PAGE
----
“I hopped on the phone with Donna, and Donna says that I very idealistically said, ‘I was born to write this film,'” Schroeder said. “I don’t think I was that cheesy.”
After Schroeder completed her screenplay – aided by Shetterly, who generously provided her original research – Gigliotti went looking for a studio home. Fox 2000 chief Elizabeth Gabler was on vacation in Nicaragua when the script was first sent to her, along with an urgent note to read it ASAP. “I read it right away,” Gabler said. “And I thought, this is a movie that I have to be a part of. I have to.”
An Unknown Story
The title “Hidden Figures” couldn’t be more pointed. Shetterly’s book sheds light on a whole host of black female mathematicians who helped guide NASA to some of its most well-known achievements during the country-wide fervor that was the Space Race. Many of them were lost to history, unmentioned and seemingly forgotten.
“When I read the script, I thought it was fictional,” Monáe said. “I said, ‘Wow! Finally someone is creating the roles that I want to see.’ Three black women and they’re not maids, they’re not secretaries, they’re not being lynched? They’re protagonists and are dealing with space?’ This is amazing.”
Spencer recalled a similar experience. “Because I’d never heard the story, I assumed that it was historical fiction,” she said. “Then when I met with Donna, she was like, ‘No, it is not historical fiction. It is actually true,’ which made me want to do it even more. How often do we get to be a part of original stories in our industry?”
Much of the cast was frustrated by unknown status of the story. “Growing up, the universal understanding was ‘math and science was for boys,'” Henson said. “How would I know [this story]? If I knew it, then that myth would have been busted a long time ago.”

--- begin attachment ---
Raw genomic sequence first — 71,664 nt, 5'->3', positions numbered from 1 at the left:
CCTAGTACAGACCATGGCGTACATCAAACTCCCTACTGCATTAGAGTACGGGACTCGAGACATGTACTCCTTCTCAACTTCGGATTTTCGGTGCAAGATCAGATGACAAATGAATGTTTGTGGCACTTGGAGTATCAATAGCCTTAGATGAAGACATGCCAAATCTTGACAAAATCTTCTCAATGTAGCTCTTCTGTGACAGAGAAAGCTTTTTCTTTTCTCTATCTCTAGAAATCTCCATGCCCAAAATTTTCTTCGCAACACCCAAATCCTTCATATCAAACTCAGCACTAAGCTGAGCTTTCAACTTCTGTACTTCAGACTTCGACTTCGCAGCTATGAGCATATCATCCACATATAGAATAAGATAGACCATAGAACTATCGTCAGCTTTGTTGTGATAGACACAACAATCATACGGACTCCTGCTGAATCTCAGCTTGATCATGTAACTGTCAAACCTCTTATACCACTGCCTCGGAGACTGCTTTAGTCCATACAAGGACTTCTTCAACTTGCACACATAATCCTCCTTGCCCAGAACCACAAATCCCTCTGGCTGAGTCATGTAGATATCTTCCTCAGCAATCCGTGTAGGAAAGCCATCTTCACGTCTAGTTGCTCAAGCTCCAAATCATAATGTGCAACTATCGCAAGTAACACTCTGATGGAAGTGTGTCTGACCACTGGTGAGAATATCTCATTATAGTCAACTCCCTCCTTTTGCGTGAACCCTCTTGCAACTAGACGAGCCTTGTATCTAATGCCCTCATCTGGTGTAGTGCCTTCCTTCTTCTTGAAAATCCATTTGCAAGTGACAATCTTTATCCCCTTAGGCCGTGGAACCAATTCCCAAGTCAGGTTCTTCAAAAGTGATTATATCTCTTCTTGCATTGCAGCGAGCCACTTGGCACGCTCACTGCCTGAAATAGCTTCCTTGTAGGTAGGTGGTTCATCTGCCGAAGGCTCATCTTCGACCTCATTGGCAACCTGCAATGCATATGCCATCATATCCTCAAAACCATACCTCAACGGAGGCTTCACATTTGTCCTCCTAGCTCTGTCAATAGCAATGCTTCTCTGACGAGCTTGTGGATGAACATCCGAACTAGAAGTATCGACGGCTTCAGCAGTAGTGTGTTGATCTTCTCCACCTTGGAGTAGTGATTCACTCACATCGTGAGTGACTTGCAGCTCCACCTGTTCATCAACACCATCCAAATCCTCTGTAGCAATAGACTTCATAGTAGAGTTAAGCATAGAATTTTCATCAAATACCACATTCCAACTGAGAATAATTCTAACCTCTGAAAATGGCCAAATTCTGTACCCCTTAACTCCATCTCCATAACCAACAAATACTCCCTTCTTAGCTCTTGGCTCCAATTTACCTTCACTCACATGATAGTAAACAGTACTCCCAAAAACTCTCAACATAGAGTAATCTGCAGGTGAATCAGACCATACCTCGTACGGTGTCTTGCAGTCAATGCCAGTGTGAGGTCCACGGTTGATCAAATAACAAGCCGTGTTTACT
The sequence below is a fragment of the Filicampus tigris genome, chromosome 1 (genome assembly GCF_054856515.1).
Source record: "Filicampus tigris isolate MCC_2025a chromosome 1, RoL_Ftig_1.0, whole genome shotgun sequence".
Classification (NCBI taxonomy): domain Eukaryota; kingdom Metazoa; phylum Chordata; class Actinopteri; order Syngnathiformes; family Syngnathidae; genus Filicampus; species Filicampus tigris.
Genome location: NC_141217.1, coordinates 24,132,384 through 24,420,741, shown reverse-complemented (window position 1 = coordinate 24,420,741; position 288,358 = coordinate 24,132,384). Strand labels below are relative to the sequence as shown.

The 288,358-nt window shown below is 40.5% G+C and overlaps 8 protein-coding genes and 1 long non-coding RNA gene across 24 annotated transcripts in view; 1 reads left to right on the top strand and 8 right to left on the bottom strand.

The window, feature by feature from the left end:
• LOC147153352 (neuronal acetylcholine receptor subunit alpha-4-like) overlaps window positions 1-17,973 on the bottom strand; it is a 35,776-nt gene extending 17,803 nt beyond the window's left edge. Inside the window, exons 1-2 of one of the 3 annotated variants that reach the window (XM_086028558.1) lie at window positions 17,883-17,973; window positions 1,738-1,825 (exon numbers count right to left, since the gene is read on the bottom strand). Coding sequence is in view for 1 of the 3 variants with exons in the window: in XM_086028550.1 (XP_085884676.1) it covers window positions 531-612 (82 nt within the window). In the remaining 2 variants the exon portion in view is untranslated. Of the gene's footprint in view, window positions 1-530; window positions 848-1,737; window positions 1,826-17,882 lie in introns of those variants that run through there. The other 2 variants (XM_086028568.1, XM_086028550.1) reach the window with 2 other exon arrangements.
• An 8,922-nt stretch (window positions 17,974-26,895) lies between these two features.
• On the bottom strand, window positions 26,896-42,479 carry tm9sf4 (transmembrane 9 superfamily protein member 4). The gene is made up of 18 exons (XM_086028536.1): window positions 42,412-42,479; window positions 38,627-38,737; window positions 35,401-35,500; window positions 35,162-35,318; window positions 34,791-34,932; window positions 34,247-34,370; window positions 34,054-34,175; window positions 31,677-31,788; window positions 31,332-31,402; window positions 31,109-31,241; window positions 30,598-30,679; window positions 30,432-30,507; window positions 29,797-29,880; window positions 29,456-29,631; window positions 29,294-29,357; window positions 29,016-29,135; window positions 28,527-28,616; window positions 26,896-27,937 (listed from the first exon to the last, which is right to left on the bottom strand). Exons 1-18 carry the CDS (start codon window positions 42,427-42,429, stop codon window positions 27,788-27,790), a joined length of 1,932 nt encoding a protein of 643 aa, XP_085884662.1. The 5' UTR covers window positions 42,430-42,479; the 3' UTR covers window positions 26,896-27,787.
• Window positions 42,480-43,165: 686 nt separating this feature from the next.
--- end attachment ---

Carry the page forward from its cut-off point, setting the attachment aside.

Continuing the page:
That reaction echoed through the crew as well. “These women who were geniuses were also humble and didn’t ever seek recognition for themselves,” cinematographer Mandy Walker said. “It represented an important story in our history that I was amazed had not been told.”
Even Schroeder — the “NASA baby” who grew up just miles from Cape Canaveral and spent her childhood visiting her grandmother on campus — wasn’t familiar with the West Area Computer group and their many accomplishments.
“Hidden Figures” offered the chance to set that right.
Although “Hidden Figures” is primarily driven by the true stories of its characters’ professional accomplishments, it also pays attention to the very special bond between Johnson, Vaughn and Jackson.
“I knew from the beginning that I would focus on these three women and their friendship,” Schroder said. “We needed to see a movie where women lifted each other up. That was step one.”
Monáe was struck by a film that so lovingly portrayed not just one, not two, but three strong female characters driven by success, while still holding tightly to their love for each other. “These are three female protagonists,” Monáe said. “They’re all three alpha females, and they’re best friends too. They give an example to all women, and even men.”
The strong undercurrent of feminism that runs through the film was there from its earliest incarnations, and was paramount to Gigliotti. “It’s how I attempt to live my life,” Gigliotti said. “I grew up in the seventies and feminism was not a dirty word. Really, what you were after was the sisterhood. We all have to get there together, so we better hold hands.”
That’s perhaps what shines brightest about the film. “Those women had to stick together,” Monáe said. “They had to encourage each other, uplift each other.”
For Henson, who was the first cast member to officially come on board the project in early 2016, “it was very important that the chemistry of the cast members” reflected that bond that existed between the trio in real life. “I knew we would have that sisterhood, that bond,” she said.